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- Weekend Projects: 5 Kid-Friendly DIY Forts
Weekend Projects: 5 Kid-Friendly DIY Forts
What better way to spend a chilly month than indoors wrapped in the blankets of your DIY fort? And once you've gathered your blankets, clothespins, cushions, or other supplies, the only limit is your imagination—or maybe the ceiling!
Remember your mom’s heavy sigh when you and your brother carried off the couch cushions, plundered all the blankets, and ransacked the laundry room for clothespins? That sigh heralds the building of a blanket fort—and for many kids, it’s a first introduction to the challenge of design. Whether you assemble it yourself, leave the construction up to the kids, or do it all together as a family, don’t be surprised if you want to settle into the DIY fort in your living room!
1. A-FRAME ABODE
Some of the best forts are spontaneously built, but if you’re going for a particular look, it helps to have a plan. Rubyellen (an adult) constructed this easy DIY fort frame using little beyond whitewood molding, dowels, and an drill chucked with a spade bit. Best of all, it’s collapsible. Visit Cakies for the plans and full tutorial.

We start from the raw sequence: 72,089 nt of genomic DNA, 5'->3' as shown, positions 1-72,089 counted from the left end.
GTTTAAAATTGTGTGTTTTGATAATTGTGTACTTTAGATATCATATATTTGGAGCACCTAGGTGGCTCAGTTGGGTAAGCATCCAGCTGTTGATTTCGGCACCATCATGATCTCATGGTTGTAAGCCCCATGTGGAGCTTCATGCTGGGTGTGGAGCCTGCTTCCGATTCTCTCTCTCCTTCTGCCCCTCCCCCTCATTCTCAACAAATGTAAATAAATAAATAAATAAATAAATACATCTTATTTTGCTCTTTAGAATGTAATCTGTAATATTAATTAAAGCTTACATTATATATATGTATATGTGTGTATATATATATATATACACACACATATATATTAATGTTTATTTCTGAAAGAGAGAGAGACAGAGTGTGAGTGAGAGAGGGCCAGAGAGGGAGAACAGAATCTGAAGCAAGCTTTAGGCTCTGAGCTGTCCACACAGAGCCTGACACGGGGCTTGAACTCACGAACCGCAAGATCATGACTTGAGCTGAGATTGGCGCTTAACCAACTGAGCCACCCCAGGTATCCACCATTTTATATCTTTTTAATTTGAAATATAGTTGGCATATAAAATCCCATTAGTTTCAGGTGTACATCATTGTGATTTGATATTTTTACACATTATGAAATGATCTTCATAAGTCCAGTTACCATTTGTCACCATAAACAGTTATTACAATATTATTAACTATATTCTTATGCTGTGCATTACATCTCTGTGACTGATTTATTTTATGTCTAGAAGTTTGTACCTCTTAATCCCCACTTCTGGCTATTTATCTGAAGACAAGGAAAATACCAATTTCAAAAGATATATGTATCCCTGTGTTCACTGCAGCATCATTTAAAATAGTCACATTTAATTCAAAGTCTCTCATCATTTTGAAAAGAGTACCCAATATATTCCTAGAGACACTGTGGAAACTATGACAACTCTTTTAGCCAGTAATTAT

2. TABLECLOTH TENT
After spotting this tent from CoolSpacesForKids, Centsational Girl set out to make her own for less. The process? Simple. Buy enough fabric to cover the tabletop and legs. Then, for the windows, use shortened curtain panels, tea towels, or fabric scraps. Feeling extra ambitious? Sew or glue on ribbon ties as curtain pulls.
3. NETFLIX NEST
Pulled up to a TV and stocked with puzzles, you could spend days in Anna’s DIY fort, losing hours like house keys. By night, fuzzy blankets are your mattress, and the string lights are just bright enough to read by. To make yours, use your sofa and coffee table as a foundation, then layer on blankets and pin up some bulbs.
4. MAGIC MANOR
Fort Magic, best known for its appearance on NBC’s Shark Tank, sells a 382-piece kit enabling you to make more than 20 different forts out of PVC pipe-like parts. The company claims the kits boost creativity and confidence, while teaching kids “the value of planning [and] believing in their ability to complete a project.”
5. CLASSIC CUSHIONS
Your fort might not have four stories, but Pacific Coast’s basic principles still apply. First, pick your spot—an area with enough furniture to support your structure. Next, arrange cushions and furniture in a circle, building up where you can. Finally, add comforters to form a roof that blocks out light and makes the space cozy!